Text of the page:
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Coalition-Preclusion Contracts and Moderate Policies

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We examine the effects of a novel political institution, which we call Coalition- Preclusion Contracts, on elections, policies, and welfare. Coalition-Preclusion Contracts enable political parties to credibly commit before the elections not to form a coalition after the elections with one or several other parties specified in the contract. We consider a political game in which three parties compete to form the government and study when contracts of the above type will be written. We find that in most circumstances Coalition-Preclusion Contracts with a single-party exclusion rule defend the interests of the majority by moderating the policies implemented. Moreover, they yield welfare gains for a large set of parameter values. We discuss the robustness of the results in more general settings and study how party-exclusion rules have to be adjusted when more than three parties compete in an election.

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File URL: http://www.cer.ethz.ch/content/dam/ethz/special-interest/mtec/cer-eth/cer-eth-dam/documents/working-papers/WP-14-195.pdf
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Paper provided by CER-ETH - Center of Economic Research (CER-ETH) at ETH Zurich in its series CER-ETH Economics working paper series with number 14/195.

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Length: 62 pages
Date of creation: Apr 2014
Handle: RePEc:eth:wpswif:14-195
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  1. Rubinstein, Ariel, 1982. "Perfect Equilibrium in a Bargaining Model," Econometrica, Econometric Society, vol. 50(1), pages 97-109, January.
  2. Perez-Castrillo, David & Wettstein, David, 2001. "Bidding for the Surplus : A Non-cooperative Approach to the Shapley Value," Journal of Economic Theory, Elsevier, vol. 100(2), pages 274-294, October.
  3. Marc Debus, 2009. "Pre-electoral commitments and government formation," Public Choice, Springer, vol. 138(1), pages 45-64, January.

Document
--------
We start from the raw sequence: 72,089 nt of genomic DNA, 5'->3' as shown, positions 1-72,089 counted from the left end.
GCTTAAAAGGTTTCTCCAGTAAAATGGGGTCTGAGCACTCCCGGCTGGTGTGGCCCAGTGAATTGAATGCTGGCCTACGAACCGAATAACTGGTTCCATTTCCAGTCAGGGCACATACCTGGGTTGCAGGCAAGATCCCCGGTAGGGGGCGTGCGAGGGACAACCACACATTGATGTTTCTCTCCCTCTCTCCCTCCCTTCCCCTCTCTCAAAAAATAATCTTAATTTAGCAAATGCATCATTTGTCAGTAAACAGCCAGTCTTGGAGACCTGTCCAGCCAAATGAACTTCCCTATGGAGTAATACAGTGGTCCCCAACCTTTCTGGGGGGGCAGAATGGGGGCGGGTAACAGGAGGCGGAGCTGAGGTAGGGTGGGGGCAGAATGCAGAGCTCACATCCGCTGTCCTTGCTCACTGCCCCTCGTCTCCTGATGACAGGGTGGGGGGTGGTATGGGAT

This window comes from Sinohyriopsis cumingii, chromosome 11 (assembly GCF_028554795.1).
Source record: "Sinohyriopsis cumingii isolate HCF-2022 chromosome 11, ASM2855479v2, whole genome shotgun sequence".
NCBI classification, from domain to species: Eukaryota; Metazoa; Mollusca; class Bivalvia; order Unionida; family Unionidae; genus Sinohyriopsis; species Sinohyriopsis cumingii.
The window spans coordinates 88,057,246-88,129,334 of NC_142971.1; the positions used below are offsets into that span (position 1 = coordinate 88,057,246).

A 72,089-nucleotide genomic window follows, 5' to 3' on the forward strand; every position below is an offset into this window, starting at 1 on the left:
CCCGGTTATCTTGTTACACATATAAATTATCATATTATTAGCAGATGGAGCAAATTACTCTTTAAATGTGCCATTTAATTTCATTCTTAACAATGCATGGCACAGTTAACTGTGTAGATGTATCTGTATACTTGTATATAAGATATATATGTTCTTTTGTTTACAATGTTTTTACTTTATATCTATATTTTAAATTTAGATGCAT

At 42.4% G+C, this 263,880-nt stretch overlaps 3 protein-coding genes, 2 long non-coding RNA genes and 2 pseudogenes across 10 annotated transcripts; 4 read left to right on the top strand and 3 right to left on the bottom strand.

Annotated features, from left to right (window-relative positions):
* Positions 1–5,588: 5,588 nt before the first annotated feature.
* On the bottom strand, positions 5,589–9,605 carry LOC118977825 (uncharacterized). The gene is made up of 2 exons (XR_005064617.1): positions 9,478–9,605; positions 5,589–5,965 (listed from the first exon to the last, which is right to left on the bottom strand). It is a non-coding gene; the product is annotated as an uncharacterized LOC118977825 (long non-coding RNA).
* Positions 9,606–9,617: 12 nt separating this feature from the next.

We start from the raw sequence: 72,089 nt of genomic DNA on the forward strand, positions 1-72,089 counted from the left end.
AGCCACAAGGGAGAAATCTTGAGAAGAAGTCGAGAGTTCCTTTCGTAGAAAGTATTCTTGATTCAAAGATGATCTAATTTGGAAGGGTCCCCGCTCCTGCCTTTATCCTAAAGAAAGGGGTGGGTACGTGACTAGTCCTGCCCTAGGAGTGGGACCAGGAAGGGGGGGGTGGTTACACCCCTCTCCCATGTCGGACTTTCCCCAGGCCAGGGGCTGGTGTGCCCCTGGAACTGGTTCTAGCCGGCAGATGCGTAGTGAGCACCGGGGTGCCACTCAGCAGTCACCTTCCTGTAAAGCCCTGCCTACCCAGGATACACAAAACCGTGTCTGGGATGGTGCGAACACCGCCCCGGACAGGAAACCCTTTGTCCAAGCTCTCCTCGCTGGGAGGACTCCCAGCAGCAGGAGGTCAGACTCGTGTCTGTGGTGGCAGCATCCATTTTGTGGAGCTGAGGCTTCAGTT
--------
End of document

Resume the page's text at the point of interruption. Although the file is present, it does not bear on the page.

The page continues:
4. Kalyan Chatterjee & Bhaskar Dutia & Debraj Ray & Kunal Sengupta, 2013. "A Noncooperative Theory of Coalitional Bargaining," World Scientific Book Chapters,in: Bargaining in the Shadow of the Market Selected Papers on Bilateral and Multilateral Bargaining, chapter 5, pages 97-111 World Scientific Publishing Co. Pte. Ltd..
  5. Arianna Degan & Antonio Merlo, 2006. "Do Voters Vote Sincerely?," PIER Working Paper Archive 06-008, Penn Institute for Economic Research, Department of Economics, University of Pennsylvania.
  6. John E. Roemer, 2001. "Does Democracy Engender Justice?," Cowles Foundation Discussion Papers 1281R, Cowles Foundation for Research in Economics, Yale University.
  7. Andonie, Costel & Kuzmics, Christoph, 2012. "Pre-election polls as strategic coordination devices," Journal of Economic Behavior & Organization, Elsevier, vol. 84(2), pages 681-700.
  8. Enriqueta Aragonès & Thomas Palfrey & Andrew Postlewaite, 2007. "Political Reputations and Campaign Promises," Journal of the European Economic Association, MIT Press, vol. 5(4), pages 846-884, 06.
  9. Ekmekci, Mehmet, 2009. "Manipulation through political endorsements," Journal of Economic Theory, Elsevier, vol. 144(3), pages 1227-1248, May.
  10. Gersbach Hans, 2012. "Contractual Democracy," Review of Law & Economics, De Gruyter, vol. 8(3), pages 823-851, December.
  11. Siddhartha Bandyopadhyay & Kalyan Chatterjee, 2006. "Coalition Theory and its Applications: A Survey," Economic Journal, Royal Economic Society, vol. 116(509), pages 136-155, 02.
  12. Arianna Degan & Antonio Merlo, 2006. "Do Voters Vote Sincerely? Second Version," PIER Working Paper Archive 07-006, Penn Institute for Economic Research, Department of Economics, University of Pennsylvania, revised 03 Jan 2007.
  13. Mueller,Dennis C., 2003. "Public Choice III," Cambridge Books, Cambridge University Press, number 9780521894753, February.
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